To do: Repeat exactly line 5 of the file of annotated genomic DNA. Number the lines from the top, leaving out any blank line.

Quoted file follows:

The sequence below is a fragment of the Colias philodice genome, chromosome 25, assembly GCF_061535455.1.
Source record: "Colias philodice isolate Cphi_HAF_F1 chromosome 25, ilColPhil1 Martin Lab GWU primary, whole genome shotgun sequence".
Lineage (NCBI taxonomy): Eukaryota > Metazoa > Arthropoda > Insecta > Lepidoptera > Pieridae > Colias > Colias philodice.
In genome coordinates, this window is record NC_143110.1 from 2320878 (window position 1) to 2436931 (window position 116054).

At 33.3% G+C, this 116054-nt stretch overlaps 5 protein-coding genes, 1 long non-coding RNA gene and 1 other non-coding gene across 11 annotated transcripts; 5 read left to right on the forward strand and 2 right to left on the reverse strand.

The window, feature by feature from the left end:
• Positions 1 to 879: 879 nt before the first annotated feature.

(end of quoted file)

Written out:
At 33.3% G+C, this 116054-nt stretch overlaps 5 protein-coding genes, 1 long non-coding RNA gene and 1 other non-coding gene across 11 annotated transcripts; 5 read left to right on the forward strand and 2 right to left on the reverse strand.